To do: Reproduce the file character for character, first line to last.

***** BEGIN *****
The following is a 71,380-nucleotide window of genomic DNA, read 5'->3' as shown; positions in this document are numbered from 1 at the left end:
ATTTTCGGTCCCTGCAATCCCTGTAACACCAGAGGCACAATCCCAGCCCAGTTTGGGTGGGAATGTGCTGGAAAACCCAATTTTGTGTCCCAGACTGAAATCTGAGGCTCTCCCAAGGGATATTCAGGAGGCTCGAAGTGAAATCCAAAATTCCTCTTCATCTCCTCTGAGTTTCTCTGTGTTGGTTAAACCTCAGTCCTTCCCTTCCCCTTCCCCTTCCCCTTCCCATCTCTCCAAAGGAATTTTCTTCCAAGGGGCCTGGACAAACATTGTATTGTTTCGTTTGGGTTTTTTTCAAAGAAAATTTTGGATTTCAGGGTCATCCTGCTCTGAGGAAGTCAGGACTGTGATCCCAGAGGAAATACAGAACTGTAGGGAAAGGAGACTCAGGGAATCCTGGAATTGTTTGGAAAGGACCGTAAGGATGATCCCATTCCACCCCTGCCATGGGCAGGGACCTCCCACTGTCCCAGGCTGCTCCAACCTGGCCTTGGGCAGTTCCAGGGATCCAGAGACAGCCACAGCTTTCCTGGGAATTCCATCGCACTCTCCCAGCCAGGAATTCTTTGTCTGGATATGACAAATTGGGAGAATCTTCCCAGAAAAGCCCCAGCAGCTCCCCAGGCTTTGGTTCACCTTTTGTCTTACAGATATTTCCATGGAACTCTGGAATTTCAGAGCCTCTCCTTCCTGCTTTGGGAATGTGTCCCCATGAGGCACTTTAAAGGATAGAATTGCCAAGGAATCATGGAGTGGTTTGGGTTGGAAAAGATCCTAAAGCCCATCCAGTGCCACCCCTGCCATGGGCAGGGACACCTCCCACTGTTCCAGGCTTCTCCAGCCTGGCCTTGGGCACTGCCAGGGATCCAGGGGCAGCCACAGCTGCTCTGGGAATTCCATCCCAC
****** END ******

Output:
The following is a 71,380-nucleotide window of genomic DNA, read 5'->3' as shown; positions in this document are numbered from 1 at the left end:
ATTTTCGGTCCCTGCAATCCCTGTAACACCAGAGGCACAATCCCAGCCCAGTTTGGGTGGGAATGTGCTGGAAAACCCAATTTTGTGTCCCAGACTGAAATCTGAGGCTCTCCCAAGGGATATTCAGGAGGCTCGAAGTGAAATCCAAAATTCCTCTTCATCTCCTCTGAGTTTCTCTGTGTTGGTTAAACCTCAGTCCTTCCCTTCCCCTTCCCCTTCCCCTTCCCATCTCTCCAAAGGAATTTTCTTCCAAGGGGCCTGGACAAACATTGTATTGTTTCGTTTGGGTTTTTTTCAAAGAAAATTTTGGATTTCAGGGTCATCCTGCTCTGAGGAAGTCAGGACTGTGATCCCAGAGGAAATACAGAACTGTAGGGAAAGGAGACTCAGGGAATCCTGGAATTGTTTGGAAAGGACCGTAAGGATGATCCCATTCCACCCCTGCCATGGGCAGGGACCTCCCACTGTCCCAGGCTGCTCCAACCTGGCCTTGGGCAGTTCCAGGGATCCAGAGACAGCCACAGCTTTCCTGGGAATTCCATCGCACTCTCCCAGCCAGGAATTCTTTGTCTGGATATGACAAATTGGGAGAATCTTCCCAGAAAAGCCCCAGCAGCTCCCCAGGCTTTGGTTCACCTTTTGTCTTACAGATATTTCCATGGAACTCTGGAATTTCAGAGCCTCTCCTTCCTGCTTTGGGAATGTGTCCCCATGAGGCACTTTAAAGGATAGAATTGCCAAGGAATCATGGAGTGGTTTGGGTTGGAAAAGATCCTAAAGCCCATCCAGTGCCACCCCTGCCATGGGCAGGGACACCTCCCACTGTTCCAGGCTTCTCCAGCCTGGCCTTGGGCACTGCCAGGGATCCAGGGGCAGCCACAGCTGCTCTGGGAATTCCATCCCAC